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Ars Technica 24 August, 2021 - 06:16pm 33 views

Chestnut, the reigning champion of the annual Nathan’s Hot Dog Eating Contest and the world’s best and most famous hot dog eater, responded to the findings on Monday.

Chestnut is no stranger to hot dog championships. Since 2007, he has won 14 Nathan’s titles. He’s captured six straight belts, including last year’s world record 76 hot dogs in 10 minutes. In 2015, Matt Stonie shocked the competition by defeating Chestnut, who had won the previous eight events.

In July, Chestnut beat his own record of 75, which he set last in 2020 during an indoor setting in front of no fans because of the pandemic. This year, the event was held at Maimonides Park, a minor league ballpark in New York. There were 5,000 cheering spectators, and Chestnut used the crowd as fuel to help reach his record-setting mark.

“It just felt good,” Chestnut, of Westfield, Indiana, told ESPN after his win. “Even if I was uncomfortable, having everybody cheer me and push me, it made me feel good. I’ve been looking forward to this all year.”

If the study is correct, Chestnut is shaving days off his life with each hot dog contest. Researchers in the study released a nutritional index to inform Americans of healthy diet choices and help them with their diets. The index ranked foods by minutes gained or lost off healthy life per serving, according to The New York Post. Processed meats and sugary drinks were the most damaging.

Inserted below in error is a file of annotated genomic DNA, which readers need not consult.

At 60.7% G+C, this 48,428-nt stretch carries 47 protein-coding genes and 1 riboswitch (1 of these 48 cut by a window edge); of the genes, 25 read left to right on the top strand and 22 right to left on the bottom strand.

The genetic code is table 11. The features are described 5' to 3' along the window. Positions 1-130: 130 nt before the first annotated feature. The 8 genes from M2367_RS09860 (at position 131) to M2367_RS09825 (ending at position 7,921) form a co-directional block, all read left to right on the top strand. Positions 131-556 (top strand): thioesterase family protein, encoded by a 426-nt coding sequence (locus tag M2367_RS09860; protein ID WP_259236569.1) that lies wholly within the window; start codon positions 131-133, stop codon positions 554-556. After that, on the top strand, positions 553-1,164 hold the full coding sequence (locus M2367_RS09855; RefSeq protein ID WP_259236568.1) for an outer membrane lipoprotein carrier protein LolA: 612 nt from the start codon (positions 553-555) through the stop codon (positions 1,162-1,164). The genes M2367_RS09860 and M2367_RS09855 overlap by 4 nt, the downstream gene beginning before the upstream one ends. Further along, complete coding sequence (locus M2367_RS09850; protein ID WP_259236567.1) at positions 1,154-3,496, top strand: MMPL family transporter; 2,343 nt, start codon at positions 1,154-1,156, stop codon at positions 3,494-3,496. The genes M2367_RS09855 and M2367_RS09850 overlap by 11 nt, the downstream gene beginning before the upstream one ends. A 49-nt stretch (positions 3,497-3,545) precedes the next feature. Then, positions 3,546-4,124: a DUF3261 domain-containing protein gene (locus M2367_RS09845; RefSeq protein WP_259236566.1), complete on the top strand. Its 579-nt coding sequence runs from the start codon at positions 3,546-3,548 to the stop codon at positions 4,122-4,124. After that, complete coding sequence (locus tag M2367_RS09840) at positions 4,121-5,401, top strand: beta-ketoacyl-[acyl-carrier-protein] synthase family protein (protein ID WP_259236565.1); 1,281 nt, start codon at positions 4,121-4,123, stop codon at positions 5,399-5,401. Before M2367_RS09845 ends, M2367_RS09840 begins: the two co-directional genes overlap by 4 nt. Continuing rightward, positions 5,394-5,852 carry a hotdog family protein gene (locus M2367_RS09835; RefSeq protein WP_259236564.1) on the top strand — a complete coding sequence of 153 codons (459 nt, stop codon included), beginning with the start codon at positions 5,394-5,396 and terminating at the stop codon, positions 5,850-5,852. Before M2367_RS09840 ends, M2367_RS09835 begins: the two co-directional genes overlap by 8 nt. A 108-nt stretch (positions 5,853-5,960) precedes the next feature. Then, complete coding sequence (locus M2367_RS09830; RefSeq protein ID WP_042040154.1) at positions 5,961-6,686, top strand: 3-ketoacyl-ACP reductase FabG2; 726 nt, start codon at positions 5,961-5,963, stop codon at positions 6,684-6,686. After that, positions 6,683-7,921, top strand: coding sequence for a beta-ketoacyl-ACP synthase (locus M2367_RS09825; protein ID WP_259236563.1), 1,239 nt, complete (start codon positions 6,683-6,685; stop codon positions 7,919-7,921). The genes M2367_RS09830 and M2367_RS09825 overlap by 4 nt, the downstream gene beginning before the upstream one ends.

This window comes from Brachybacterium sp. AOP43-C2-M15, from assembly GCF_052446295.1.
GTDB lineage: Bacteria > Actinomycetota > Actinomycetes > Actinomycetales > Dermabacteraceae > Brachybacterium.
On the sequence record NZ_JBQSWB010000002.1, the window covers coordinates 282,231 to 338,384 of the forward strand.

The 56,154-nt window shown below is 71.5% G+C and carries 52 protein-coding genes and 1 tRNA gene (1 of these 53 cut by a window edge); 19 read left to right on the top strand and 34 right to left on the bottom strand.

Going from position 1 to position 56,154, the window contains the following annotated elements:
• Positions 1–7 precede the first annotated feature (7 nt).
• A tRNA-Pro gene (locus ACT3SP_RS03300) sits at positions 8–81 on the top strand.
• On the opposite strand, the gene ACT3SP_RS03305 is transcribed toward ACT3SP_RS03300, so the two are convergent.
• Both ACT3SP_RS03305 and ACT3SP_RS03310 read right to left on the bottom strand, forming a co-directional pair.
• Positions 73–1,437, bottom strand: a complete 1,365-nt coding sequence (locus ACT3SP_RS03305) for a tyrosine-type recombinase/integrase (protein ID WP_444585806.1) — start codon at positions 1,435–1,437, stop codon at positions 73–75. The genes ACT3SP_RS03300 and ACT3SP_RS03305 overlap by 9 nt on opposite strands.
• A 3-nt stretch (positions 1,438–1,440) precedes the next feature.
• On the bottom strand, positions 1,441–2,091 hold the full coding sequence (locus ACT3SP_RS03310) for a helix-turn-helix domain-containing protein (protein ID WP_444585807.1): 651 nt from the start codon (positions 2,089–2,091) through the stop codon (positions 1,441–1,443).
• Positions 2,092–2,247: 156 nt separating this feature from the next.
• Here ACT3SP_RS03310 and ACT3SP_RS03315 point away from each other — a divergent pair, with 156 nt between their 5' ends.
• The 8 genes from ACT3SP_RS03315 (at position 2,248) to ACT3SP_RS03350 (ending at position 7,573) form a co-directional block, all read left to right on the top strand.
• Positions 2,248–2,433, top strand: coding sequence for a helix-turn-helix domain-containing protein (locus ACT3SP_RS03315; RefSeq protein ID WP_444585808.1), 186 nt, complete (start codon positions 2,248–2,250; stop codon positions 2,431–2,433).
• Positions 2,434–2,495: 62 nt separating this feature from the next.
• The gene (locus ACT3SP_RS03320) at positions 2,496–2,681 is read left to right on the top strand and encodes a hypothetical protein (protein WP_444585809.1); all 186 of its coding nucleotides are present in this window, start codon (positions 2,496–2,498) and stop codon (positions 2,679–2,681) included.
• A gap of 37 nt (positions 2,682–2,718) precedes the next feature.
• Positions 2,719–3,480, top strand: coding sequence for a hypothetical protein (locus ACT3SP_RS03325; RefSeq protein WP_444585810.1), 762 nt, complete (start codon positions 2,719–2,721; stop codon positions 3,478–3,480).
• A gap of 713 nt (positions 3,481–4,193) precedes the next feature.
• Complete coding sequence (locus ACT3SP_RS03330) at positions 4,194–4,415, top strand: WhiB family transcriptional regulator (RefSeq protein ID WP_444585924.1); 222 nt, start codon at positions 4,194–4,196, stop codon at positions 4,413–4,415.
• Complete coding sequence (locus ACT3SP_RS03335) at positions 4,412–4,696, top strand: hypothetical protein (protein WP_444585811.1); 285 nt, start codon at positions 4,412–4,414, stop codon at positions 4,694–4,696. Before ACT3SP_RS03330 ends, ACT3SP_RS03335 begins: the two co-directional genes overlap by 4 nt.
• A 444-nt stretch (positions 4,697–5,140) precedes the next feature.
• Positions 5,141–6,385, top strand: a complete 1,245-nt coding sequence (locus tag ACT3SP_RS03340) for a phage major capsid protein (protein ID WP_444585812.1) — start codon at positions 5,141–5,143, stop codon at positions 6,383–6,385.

According to The Post, the authors of the study found a beef hot dog on a bun resulted in some 36 minutes lost “largely due to the detrimental effect of processed meat.” On the other hand, salted peanuts, baked salmon, and rice with beans had the opposite result, gaining between 10 and 15 minutes.

According to The Sporting News, Chestnut has eaten a combined 1,094 hot dogs since his Nathan’s debut. That doesn’t include other contests, training, or qualifying events. Those 1,094 hot dogs translate into more than 27 days shaved off his life.

None of this appears concerning to Chestnut, who responded to the study via Twitter on Monday.

“Interesting, I might need to eat more nuts to get time back,” he wrote. “Or… Researchers at University of Michigan could be working for Russia.”

While Chestnut responded to the study via Twitter, many others did as well. Several offered humorous takes on the research. One Twitter user exaggerated the math and said Chestnut is a ghost competing in the Nathan’s contest. “By this math Joey Chestnut is a Civil War Ghost that haunts eating competitions,” SportzStew wrote.

Others followed suit with some saying Chestnut died 75 years ago and others writing about their own upcoming deaths.

If the study holds any water, there should be one obvious change to the eating contest. Make the switch from hot dogs to peanut butter and jelly sandwiches. “Peanut butter and jelly sandwiches were associated with an increase of 33 minutes,” according to The Post.

If Chestnut wants to restore some of that lost time off his life, peanut butter and jelly would be the way to go.